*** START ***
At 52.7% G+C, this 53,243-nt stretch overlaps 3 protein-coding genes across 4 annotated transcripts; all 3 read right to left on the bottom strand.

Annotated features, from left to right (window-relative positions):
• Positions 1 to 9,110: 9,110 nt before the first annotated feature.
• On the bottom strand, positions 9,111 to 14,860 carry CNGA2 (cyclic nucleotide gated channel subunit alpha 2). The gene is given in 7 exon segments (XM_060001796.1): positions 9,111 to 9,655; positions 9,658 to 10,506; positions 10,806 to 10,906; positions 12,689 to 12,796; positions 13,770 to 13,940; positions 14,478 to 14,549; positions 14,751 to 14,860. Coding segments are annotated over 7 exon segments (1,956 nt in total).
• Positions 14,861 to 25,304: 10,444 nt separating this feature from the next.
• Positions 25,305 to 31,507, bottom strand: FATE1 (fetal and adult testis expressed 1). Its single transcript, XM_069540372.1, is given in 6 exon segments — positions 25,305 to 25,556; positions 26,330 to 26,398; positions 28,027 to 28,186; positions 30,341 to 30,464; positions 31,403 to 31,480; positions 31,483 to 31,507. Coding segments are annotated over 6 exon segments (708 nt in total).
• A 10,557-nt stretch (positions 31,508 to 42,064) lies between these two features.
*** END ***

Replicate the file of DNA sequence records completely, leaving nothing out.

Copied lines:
At 52.7% G+C, this 53,243-nt stretch overlaps 3 protein-coding genes across 4 annotated transcripts; all 3 read right to left on the bottom strand.

Annotated features, from left to right (window-relative positions):
• Positions 1 to 9,110: 9,110 nt before the first annotated feature.
• On the bottom strand, positions 9,111 to 14,860 carry CNGA2 (cyclic nucleotide gated channel subunit alpha 2). The gene is given in 7 exon segments (XM_060001796.1): positions 9,111 to 9,655; positions 9,658 to 10,506; positions 10,806 to 10,906; positions 12,689 to 12,796; positions 13,770 to 13,940; positions 14,478 to 14,549; positions 14,751 to 14,860. Coding segments are annotated over 7 exon segments (1,956 nt in total).
• Positions 14,861 to 25,304: 10,444 nt separating this feature from the next.
• Positions 25,305 to 31,507, bottom strand: FATE1 (fetal and adult testis expressed 1). Its single transcript, XM_069540372.1, is given in 6 exon segments — positions 25,305 to 25,556; positions 26,330 to 26,398; positions 28,027 to 28,186; positions 30,341 to 30,464; positions 31,403 to 31,480; positions 31,483 to 31,507. Coding segments are annotated over 6 exon segments (708 nt in total).
• A 10,557-nt stretch (positions 31,508 to 42,064) lies between these two features.